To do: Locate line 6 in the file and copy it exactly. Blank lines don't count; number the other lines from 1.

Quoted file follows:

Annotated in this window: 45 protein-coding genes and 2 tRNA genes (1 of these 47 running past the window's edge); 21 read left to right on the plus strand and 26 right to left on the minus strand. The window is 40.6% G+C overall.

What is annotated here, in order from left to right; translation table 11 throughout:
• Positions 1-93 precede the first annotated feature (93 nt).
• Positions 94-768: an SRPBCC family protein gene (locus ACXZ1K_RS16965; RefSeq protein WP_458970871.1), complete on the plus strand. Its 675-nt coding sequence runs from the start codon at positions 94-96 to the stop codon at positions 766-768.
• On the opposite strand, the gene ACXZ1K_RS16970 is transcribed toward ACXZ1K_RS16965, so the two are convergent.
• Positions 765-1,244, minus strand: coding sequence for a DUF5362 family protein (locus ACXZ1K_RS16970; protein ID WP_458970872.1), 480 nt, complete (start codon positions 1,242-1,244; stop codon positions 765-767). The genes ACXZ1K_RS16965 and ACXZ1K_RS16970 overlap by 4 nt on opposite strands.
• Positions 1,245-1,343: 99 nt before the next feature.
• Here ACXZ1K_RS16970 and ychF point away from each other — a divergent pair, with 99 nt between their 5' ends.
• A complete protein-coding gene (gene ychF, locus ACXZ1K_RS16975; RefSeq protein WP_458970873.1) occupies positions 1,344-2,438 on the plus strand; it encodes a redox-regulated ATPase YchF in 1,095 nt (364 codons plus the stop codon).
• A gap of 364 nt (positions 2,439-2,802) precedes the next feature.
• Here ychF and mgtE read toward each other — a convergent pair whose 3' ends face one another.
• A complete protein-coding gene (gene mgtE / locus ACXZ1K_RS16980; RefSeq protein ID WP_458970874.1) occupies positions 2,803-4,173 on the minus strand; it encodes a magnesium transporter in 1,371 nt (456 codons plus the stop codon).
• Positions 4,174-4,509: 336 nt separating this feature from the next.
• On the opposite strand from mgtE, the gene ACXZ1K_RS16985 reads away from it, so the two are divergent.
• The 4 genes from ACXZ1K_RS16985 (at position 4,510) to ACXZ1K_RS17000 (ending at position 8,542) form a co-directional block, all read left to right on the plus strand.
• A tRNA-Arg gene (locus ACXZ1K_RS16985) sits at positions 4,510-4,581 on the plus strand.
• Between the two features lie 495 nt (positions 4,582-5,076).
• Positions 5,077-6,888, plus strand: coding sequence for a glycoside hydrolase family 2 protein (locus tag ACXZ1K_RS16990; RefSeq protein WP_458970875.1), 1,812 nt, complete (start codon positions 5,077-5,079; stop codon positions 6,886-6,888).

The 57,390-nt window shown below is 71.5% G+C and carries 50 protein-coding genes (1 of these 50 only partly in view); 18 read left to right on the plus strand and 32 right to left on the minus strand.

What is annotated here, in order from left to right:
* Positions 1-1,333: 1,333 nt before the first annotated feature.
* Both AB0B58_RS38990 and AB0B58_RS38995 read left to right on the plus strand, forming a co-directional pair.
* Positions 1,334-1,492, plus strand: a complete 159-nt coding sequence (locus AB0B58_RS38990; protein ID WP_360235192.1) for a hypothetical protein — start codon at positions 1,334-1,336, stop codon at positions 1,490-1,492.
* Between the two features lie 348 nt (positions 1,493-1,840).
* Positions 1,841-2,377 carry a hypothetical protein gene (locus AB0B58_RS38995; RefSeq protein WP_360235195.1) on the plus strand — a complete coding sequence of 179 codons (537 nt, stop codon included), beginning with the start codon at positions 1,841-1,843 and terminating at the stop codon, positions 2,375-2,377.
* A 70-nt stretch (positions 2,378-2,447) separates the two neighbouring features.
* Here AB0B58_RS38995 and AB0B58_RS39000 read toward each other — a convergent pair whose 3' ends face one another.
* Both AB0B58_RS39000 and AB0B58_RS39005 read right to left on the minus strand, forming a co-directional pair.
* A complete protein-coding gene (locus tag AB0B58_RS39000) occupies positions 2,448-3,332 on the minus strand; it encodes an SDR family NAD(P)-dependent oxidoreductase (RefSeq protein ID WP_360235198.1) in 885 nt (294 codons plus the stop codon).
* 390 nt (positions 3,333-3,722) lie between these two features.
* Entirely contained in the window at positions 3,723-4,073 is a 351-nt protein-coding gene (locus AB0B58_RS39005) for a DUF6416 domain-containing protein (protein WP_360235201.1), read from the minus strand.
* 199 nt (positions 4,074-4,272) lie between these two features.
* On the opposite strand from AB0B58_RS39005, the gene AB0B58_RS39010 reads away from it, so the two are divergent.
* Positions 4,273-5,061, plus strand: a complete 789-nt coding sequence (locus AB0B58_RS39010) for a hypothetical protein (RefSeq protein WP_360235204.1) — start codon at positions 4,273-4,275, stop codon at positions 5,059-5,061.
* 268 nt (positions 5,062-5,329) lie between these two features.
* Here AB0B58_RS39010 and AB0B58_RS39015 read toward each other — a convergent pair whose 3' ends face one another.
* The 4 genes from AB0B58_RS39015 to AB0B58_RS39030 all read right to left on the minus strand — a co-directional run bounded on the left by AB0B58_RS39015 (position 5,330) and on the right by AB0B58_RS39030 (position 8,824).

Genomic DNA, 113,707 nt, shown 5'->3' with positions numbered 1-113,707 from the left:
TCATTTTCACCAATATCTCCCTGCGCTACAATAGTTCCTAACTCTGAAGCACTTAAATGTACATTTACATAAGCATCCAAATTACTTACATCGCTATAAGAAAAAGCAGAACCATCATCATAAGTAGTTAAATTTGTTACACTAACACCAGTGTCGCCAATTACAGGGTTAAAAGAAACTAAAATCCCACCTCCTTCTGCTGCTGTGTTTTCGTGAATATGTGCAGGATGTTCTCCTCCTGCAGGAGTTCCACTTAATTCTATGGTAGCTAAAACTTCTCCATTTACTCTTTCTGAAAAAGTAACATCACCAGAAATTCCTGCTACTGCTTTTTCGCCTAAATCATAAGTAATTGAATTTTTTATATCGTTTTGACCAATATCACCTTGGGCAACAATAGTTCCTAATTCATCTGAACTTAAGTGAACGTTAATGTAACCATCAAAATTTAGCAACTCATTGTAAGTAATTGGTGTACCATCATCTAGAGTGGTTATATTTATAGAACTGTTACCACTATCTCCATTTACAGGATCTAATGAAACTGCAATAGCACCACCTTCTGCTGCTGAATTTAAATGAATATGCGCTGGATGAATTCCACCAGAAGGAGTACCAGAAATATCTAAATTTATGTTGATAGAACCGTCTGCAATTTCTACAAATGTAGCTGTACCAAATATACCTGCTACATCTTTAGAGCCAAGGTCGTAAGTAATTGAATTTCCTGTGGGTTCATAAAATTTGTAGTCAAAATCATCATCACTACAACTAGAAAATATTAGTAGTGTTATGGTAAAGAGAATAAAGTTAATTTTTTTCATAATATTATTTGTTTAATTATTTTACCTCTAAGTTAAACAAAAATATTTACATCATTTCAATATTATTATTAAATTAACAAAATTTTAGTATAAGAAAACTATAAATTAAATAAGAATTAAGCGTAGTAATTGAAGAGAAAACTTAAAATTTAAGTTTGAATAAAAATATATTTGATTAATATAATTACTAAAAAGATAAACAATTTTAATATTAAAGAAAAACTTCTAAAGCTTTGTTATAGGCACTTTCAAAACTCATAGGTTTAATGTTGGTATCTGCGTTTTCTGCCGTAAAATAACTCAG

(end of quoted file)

• Positions 765-1,244, minus strand: coding sequence for a DUF5362 family protein (locus ACXZ1K_RS16970; protein ID WP_458970872.1), 480 nt, complete (start codon positions 1,242-1,244; stop codon positions 765-767). The genes ACXZ1K_RS16965 and ACXZ1K_RS16970 overlap by 4 nt on opposite strands.